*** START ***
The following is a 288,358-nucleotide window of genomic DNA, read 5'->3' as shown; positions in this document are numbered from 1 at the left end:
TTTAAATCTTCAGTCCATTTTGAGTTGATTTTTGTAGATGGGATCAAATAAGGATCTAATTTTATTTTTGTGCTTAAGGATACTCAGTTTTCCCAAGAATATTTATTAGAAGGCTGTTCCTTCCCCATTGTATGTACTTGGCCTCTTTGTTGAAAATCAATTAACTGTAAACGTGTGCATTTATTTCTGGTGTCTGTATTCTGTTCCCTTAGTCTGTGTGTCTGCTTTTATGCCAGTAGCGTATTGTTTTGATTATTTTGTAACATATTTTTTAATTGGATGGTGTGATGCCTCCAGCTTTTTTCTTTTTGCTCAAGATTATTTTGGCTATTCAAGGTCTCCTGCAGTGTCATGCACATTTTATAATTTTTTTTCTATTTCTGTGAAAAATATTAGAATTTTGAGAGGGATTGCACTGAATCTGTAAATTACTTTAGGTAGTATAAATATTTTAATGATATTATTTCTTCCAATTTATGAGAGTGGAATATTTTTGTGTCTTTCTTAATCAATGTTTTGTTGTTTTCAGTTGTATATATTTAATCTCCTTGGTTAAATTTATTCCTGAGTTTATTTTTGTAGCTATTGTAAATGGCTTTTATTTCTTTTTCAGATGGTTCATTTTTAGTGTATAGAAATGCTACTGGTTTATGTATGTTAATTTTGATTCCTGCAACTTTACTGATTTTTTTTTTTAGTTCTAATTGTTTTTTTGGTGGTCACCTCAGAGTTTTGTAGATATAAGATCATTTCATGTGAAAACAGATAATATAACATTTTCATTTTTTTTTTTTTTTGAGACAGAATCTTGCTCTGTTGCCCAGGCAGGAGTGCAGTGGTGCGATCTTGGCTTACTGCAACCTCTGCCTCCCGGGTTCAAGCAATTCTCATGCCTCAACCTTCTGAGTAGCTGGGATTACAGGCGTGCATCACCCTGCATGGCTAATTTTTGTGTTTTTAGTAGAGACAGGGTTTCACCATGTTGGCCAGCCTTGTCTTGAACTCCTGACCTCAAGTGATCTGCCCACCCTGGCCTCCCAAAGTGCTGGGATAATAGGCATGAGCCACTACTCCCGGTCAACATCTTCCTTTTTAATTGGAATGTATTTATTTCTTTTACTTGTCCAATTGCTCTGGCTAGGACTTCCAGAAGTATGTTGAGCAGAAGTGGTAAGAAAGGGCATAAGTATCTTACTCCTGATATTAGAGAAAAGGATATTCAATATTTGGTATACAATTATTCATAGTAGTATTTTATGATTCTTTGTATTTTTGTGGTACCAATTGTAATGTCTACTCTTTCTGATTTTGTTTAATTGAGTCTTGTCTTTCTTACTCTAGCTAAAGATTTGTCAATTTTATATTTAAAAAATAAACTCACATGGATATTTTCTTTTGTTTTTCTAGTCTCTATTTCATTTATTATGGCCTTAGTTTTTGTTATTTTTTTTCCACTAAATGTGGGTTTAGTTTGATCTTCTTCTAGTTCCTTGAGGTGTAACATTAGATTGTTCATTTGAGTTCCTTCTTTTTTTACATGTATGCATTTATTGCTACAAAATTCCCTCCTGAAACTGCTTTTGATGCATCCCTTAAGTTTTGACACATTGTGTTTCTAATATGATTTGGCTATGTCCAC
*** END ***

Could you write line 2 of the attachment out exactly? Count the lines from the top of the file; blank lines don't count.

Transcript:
TTTAAATCTTCAGTCCATTTTGAGTTGATTTTTGTAGATGGGATCAAATAAGGATCTAATTTTATTTTTGTGCTTAAGGATACTCAGTTTTCCCAAGAATATTTATTAGAAGGCTGTTCCTTCCCCATTGTATGTACTTGGCCTCTTTGTTGAAAATCAATTAACTGTAAACGTGTGCATTTATTTCTGGTGTCTGTATTCTGTTCCCTTAGTCTGTGTGTCTGCTTTTATGCCAGTAGCGTATTGTTTTGATTATTTTGTAACATATTTTTTAATTGGATGGTGTGATGCCTCCAGCTTTTTTCTTTTTGCTCAAGATTATTTTGGCTATTCAAGGTCTCCTGCAGTGTCATGCACATTTTATAATTTTTTTTCTATTTCTGTGAAAAATATTAGAATTTTGAGAGGGATTGCACTGAATCTGTAAATTACTTTAGGTAGTATAAATATTTTAATGATATTATTTCTTCCAATTTATGAGAGTGGAATATTTTTGTGTCTTTCTTAATCAATGTTTTGTTGTTTTCAGTTGTATATATTTAATCTCCTTGGTTAAATTTATTCCTGAGTTTATTTTTGTAGCTATTGTAAATGGCTTTTATTTCTTTTTCAGATGGTTCATTTTTAGTGTATAGAAATGCTACTGGTTTATGTATGTTAATTTTGATTCCTGCAACTTTACTGATTTTTTTTTTTAGTTCTAATTGTTTTTTTGGTGGTCACCTCAGAGTTTTGTAGATATAAGATCATTTCATGTGAAAACAGATAATATAACATTTTCATTTTTTTTTTTTTTTGAGACAGAATCTTGCTCTGTTGCCCAGGCAGGAGTGCAGTGGTGCGATCTTGGCTTACTGCAACCTCTGCCTCCCGGGTTCAAGCAATTCTCATGCCTCAACCTTCTGAGTAGCTGGGATTACAGGCGTGCATCACCCTGCATGGCTAATTTTTGTGTTTTTAGTAGAGACAGGGTTTCACCATGTTGGCCAGCCTTGTCTTGAACTCCTGACCTCAAGTGATCTGCCCACCCTGGCCTCCCAAAGTGCTGGGATAATAGGCATGAGCCACTACTCCCGGTCAACATCTTCCTTTTTAATTGGAATGTATTTATTTCTTTTACTTGTCCAATTGCTCTGGCTAGGACTTCCAGAAGTATGTTGAGCAGAAGTGGTAAGAAAGGGCATAAGTATCTTACTCCTGATATTAGAGAAAAGGATATTCAATATTTGGTATACAATTATTCATAGTAGTATTTTATGATTCTTTGTATTTTTGTGGTACCAATTGTAATGTCTACTCTTTCTGATTTTGTTTAATTGAGTCTTGTCTTTCTTACTCTAGCTAAAGATTTGTCAATTTTATATTTAAAAAATAAACTCACATGGATATTTTCTTTTGTTTTTCTAGTCTCTATTTCATTTATTATGGCCTTAGTTTTTGTTATTTTTTTTCCACTAAATGTGGGTTTAGTTTGATCTTCTTCTAGTTCCTTGAGGTGTAACATTAGATTGTTCATTTGAGTTCCTTCTTTTTTTACATGTATGCATTTATTGCTACAAAATTCCCTCCTGAAACTGCTTTTGATGCATCCCTTAAGTTTTGACACATTGTGTTTCTAATATGATTTGGCTATGTCCAC